A Day in the Life of Chelsea

ANDERSON Account Executive by day & Chaparral High School’s Head Cheerleading Coach by night (and always…)

Have you ever wondered what it’s like to be a high school cheerleading coach? Maybe not…but shockingly there are a lot more similarities to my day job than you might think! I can translate much of what I do during the day at ANDERSON to my second life as a cheer coach, and vice versa. In the last 4 ½ years coaching this program, I’ve seen my professional life improve from the things I’ve learned from other coaches, the parents, and the athletes themselves. Here are a few ways coaching high school cheer overlaps with my role at ANDERSON.


You may think that managing ANDERSON’s internal teams and clients is vastly different than managing high school teenagers…but I hate to say it, some similarities factor into how I manage it all.

At ANDERSON, I oversee both internal and client teams to keep things on track and get projects across the finish line. While at cheer, I manage all of my coaching staff, both JV and Varsity teams, and all of the parents as well. Both take a lot of effective communication and organization on my end. 


Communication is key when it comes to building relationships. If you’re not able to effectively communicate information, it can lead to a whole laundry list of issues. 

At ANDERSON, I have to be able to communicate clearly with my clients and internal team members to keep projects running smoothly. With clients, we typically hold bi-weekly or monthly meetings where we put together and share an agenda including any new projects we need to discuss, reporting, findings, housekeeping items, etc. 

At cheer, I have to not only coach my athletes in their chosen sport but also communicate with the school, the parents, and other teams. My cheer version of communications comes in the form of our weekly newsletter. With limited hours in everyone’s busy days (and being respectful of that), I have taken a “this meeting can be an email” approach when it comes to communicating—with four notable exceptions where in-person meetings are essential: tryouts, football season, competition season, and Nationals. Our newsletter always includes action items in red, bold, and highlighted letters for things like liability waivers due for competitions, Nationals payment due dates, and any fundraising coming up. It also outlines our practice and game schedules for the upcoming weeks.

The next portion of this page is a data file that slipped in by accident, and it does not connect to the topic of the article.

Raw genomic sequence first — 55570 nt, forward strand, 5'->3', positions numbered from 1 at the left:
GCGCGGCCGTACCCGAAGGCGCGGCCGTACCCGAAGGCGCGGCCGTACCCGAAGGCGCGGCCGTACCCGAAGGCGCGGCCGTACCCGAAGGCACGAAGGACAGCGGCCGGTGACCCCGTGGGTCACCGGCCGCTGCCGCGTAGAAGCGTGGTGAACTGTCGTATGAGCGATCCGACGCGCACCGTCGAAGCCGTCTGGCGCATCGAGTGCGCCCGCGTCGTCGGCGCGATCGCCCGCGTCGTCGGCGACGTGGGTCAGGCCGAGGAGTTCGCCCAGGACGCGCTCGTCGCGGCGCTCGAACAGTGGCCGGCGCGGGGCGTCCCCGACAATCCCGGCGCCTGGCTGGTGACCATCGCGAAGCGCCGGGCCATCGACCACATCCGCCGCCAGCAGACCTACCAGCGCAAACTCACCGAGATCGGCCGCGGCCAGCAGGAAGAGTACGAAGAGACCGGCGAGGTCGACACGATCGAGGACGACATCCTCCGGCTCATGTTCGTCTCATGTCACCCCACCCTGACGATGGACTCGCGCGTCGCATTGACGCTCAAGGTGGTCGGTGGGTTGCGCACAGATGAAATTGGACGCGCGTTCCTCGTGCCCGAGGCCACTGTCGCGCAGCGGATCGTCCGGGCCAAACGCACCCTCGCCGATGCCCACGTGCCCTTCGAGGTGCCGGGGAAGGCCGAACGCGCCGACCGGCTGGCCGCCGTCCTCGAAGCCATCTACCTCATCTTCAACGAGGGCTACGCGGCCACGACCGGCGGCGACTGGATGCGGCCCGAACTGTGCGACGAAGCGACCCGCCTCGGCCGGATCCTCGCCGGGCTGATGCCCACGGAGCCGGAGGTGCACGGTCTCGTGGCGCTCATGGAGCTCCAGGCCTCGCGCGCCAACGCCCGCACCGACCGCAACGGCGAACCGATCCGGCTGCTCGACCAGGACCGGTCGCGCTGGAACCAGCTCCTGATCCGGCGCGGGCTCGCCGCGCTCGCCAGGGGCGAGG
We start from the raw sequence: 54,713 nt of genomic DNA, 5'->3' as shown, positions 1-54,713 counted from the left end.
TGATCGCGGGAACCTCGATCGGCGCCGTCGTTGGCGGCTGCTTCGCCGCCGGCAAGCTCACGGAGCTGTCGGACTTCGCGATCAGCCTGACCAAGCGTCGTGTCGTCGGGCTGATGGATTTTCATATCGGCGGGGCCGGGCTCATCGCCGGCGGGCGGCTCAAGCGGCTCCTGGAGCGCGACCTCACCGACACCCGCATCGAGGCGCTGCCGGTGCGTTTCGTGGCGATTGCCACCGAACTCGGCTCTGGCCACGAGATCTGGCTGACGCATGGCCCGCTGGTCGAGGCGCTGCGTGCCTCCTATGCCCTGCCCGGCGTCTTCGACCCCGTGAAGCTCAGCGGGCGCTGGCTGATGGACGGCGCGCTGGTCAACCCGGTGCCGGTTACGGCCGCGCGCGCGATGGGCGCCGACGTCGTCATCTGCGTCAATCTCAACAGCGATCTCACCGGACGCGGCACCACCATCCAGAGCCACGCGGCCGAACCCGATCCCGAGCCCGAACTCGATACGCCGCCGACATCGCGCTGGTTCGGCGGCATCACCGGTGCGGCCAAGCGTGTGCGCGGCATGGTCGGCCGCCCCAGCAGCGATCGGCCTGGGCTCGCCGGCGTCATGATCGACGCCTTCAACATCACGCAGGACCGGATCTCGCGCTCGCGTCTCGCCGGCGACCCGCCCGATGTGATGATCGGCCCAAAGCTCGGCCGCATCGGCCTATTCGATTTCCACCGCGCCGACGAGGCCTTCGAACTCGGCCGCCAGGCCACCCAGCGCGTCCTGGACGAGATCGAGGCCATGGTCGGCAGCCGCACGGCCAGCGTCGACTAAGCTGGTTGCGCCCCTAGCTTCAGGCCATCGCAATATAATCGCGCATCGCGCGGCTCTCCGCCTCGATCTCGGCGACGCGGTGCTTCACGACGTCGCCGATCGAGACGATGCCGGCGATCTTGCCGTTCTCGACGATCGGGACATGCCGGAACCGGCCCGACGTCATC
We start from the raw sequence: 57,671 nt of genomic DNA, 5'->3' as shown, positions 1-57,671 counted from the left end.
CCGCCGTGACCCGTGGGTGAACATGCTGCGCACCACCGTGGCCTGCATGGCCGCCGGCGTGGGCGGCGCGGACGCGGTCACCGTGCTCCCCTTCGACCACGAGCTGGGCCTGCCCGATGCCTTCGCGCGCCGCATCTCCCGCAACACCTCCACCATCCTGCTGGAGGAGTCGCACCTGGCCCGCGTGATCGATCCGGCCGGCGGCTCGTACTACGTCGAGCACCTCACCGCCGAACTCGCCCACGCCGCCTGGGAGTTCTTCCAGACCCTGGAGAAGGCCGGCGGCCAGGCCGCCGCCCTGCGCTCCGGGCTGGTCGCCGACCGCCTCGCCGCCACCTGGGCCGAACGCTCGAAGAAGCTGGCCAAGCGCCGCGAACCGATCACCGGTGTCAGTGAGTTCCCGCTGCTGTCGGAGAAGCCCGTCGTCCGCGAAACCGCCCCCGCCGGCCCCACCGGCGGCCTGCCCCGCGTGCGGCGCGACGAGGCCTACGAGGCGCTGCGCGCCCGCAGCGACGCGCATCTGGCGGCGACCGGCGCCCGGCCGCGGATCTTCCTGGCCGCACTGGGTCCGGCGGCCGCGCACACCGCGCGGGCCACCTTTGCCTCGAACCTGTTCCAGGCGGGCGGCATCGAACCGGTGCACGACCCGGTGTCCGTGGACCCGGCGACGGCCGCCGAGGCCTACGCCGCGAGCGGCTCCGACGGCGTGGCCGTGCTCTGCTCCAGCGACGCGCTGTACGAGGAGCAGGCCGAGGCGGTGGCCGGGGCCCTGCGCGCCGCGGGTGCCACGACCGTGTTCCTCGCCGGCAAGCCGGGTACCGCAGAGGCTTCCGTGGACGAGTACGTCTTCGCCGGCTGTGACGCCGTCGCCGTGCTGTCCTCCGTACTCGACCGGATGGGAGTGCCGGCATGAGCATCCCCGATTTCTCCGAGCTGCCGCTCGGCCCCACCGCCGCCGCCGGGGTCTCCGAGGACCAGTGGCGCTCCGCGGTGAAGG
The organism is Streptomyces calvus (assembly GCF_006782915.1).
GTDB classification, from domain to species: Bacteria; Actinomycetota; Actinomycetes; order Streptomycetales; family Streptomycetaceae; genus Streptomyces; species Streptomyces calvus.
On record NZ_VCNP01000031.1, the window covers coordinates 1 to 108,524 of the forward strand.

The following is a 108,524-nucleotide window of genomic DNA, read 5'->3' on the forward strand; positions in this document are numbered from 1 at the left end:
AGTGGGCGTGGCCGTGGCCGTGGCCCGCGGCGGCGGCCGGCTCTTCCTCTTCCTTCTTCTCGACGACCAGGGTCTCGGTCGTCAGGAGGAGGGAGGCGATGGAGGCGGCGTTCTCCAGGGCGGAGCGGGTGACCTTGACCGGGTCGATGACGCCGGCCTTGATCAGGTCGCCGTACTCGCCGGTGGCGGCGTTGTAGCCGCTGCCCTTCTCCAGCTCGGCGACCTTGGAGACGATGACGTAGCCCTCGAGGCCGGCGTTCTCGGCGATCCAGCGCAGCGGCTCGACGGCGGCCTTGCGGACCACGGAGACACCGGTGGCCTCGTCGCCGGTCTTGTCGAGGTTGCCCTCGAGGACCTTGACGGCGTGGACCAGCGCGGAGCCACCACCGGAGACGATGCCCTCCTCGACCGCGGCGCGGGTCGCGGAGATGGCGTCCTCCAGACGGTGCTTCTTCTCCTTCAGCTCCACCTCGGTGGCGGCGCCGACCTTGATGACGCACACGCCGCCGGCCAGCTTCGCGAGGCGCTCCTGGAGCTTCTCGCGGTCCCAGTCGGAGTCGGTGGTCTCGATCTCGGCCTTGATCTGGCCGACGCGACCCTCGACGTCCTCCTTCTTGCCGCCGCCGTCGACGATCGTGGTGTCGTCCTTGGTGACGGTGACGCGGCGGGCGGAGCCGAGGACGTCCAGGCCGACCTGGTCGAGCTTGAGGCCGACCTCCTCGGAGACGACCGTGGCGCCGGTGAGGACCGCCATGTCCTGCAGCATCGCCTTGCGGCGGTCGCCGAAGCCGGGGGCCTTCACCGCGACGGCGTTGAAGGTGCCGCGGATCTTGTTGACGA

Email especially.

At ANDERSON, I use my inbox as a to-do list. The things I leave in there include client projects that are either in progress or that I need to follow up on. Once they’re completed, I file them away in the appropriate client folder for safekeeping. This makes it easier for me to track ongoing projects and serves as a reminder of what I have going on.

With my cheer email, I leave my to-do’s unread. Whether they’re vendor communications, competition reminders, fundraising requests, or parent emails—any action items for myself are marked unread so I know to check on these first at the end of my work day before heading to practice. 

Overall, even though these roles seem worlds apart, I’ve discovered some pretty big parallels between them. From team management to effective communication, the skills seamlessly translate across my professional and coaching worlds.